December 06, 2019
Plated through hole (PTH) and microvias are structures that connect signal circuits at different layers of a printed circuit board (PCB). The demand to increase the density of these interconnects has increased significantly over the past decade due to trends toward higher input/output (I/O) densities and smaller electronic packages. The challenge is that these structures are one of the most common causes of fatigue failure in PCBs.
Interconnect microvia configurations in a PCB
One advantage of microvias is that they can be placed in different locations between the layers of the PCB. This means that they can be in isolated, staggered, stacked or continuous positions in the copper layers of the chip. When the interconnects are staggered, they tend to have better reliability than when they are stacked. However, both configurations have better reliability than traditional PTHs.
Reliability concerns complicate the electronics industry’s ability to map interconnects. As result, reliability engineers are tasked to develop models that can predict fatigue failures of these systems.
Using finite element analysis (FEA), engineers can analyze the reliability of PCBs that utilize microvias or PTHs.
A major reliability challenge stems from the copper coatings of microvias and PTHs. The different coefficients of thermal expansion between the metal and other PCB materials could lead to fatigue.
Engineers can use FEA to predict the number of cycles until PCBs experience failure. First, they can average the equivalent plastic strain for every element along the z-axis of a PTH.
The next step is to compute the strain for the elements within the PCB. The strain values can be input into the Coffin-Manson equation to estimate the number of cycles to failure.
A contour of equivalent plastic strain in a PTH that features 12 layers and a thermal cyclic loading of 25C (77F) to 150C (302F).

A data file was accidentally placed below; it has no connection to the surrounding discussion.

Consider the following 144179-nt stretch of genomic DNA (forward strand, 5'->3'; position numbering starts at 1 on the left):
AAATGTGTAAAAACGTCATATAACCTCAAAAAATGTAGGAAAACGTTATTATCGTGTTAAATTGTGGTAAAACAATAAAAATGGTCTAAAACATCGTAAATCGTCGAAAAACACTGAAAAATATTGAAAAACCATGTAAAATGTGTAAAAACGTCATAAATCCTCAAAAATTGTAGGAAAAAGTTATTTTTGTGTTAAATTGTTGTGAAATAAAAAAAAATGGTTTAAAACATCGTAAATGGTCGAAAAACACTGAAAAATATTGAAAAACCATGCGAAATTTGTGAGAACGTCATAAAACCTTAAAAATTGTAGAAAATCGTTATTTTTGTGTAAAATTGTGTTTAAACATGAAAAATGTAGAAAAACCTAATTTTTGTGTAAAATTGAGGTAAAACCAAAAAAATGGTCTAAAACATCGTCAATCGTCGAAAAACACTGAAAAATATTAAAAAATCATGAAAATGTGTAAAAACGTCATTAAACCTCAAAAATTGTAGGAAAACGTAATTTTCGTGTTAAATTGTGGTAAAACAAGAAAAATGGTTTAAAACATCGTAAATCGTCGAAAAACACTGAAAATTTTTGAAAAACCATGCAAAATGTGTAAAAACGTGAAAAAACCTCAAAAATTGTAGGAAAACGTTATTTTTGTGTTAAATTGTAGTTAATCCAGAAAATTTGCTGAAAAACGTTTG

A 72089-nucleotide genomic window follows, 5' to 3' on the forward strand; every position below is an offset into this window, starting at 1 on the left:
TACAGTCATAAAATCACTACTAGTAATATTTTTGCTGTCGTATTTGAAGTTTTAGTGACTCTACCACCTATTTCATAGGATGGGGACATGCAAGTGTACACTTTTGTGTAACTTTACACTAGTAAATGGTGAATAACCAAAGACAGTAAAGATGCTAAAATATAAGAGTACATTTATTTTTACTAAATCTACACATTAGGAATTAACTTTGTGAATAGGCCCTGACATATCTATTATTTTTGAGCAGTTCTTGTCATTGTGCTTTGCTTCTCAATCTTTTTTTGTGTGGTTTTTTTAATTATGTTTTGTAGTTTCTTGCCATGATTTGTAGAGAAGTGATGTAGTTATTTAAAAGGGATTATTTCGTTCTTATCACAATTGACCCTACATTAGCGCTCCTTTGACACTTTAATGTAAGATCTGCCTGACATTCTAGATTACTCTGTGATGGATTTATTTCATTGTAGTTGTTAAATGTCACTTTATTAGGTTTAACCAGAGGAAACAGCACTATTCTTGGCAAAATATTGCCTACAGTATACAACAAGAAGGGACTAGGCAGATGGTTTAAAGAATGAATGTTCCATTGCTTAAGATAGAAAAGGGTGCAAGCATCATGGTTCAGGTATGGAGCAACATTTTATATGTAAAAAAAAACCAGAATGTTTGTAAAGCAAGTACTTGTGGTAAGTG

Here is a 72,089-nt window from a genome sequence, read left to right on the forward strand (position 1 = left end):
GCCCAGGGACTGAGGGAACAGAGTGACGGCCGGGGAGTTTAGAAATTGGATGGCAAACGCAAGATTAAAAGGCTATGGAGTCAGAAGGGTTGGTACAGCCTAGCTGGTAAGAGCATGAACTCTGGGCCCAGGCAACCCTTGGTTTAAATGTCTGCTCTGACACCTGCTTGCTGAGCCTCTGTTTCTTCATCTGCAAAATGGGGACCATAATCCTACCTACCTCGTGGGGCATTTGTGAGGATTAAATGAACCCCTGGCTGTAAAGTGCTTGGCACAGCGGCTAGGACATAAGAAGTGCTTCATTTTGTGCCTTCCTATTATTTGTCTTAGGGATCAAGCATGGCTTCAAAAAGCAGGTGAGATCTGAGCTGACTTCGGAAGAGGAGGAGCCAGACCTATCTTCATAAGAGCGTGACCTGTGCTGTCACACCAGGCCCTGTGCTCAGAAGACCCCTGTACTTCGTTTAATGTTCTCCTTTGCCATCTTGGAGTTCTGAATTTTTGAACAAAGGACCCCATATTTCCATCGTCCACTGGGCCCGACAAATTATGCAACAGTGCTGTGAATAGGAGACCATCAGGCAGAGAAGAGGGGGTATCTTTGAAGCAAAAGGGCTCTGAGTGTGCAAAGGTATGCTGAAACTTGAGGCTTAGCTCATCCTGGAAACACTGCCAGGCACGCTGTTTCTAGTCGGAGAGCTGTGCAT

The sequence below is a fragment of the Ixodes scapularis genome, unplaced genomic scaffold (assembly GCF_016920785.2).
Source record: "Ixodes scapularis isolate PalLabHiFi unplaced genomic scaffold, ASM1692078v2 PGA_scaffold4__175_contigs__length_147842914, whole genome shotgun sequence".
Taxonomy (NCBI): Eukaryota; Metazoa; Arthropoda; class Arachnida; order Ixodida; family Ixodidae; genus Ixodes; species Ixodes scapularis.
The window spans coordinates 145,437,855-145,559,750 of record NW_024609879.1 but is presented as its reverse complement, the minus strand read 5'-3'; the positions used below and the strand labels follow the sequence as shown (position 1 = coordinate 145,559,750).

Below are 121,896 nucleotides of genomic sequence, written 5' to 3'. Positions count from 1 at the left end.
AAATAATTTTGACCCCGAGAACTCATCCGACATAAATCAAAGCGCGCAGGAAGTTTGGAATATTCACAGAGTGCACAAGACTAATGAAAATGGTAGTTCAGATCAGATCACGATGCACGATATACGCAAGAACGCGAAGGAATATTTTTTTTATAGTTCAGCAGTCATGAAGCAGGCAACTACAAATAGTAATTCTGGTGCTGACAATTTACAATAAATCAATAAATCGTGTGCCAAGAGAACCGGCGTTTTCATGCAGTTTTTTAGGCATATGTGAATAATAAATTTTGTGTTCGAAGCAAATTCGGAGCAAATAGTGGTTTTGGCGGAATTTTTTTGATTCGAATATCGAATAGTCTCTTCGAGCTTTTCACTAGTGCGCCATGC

Next, multiple experiments can be conducted to validate the FEA results and predictions. In-house tests showed that the FEA results for all PTH configurations strongly correlated with experimental results.
Manufacturability analyses need to be performed to successfully predict the number of cycles to fatigue failure.
Manufacturability analyses for stacked and single microvias predict the likelihood of interfacial separation during the reflow soldering process.
The separation between microvia bodies and PCB pads occur due to high tensile stress during the solder reflow process. Experiments and material properties are needed to determine the tensile stress ranges.
Engineers need to understand the PCB manufacturing process to determine its reliability.
In theory, microvia structures can withstand stresses up to copper’s strength. However, microvias fail at much lower stress due to manufacturing defects. Therefore, it’s best to perform an industry literature review to determine empirical data on copper’s critical stress values.
Engineers can use the Ansys Sherlock automated design analysis to predict the probability of fatigue failure for PCB designs with thousands of interconnect structures.
The workflow provides tools that can identify reliability concerns when developing PCBs, microvias and PTHs.
For instance, Sherlock can be used to assess how mismatching coefficients of thermal expansion will affect a product over its entire lifecycle.
ANSYS Sherlock can help prevent electronics from going into the dump before their warranty is up.
After identifying areas of concern, engineers can address those challenges proactively before sinking resources into expensive prototypes.
To learn how to assess interconnect fatigue in more detail, watch the webinar: An Automated Method for Using FEA to Identify PTHs and Microvias at Failure Risk.
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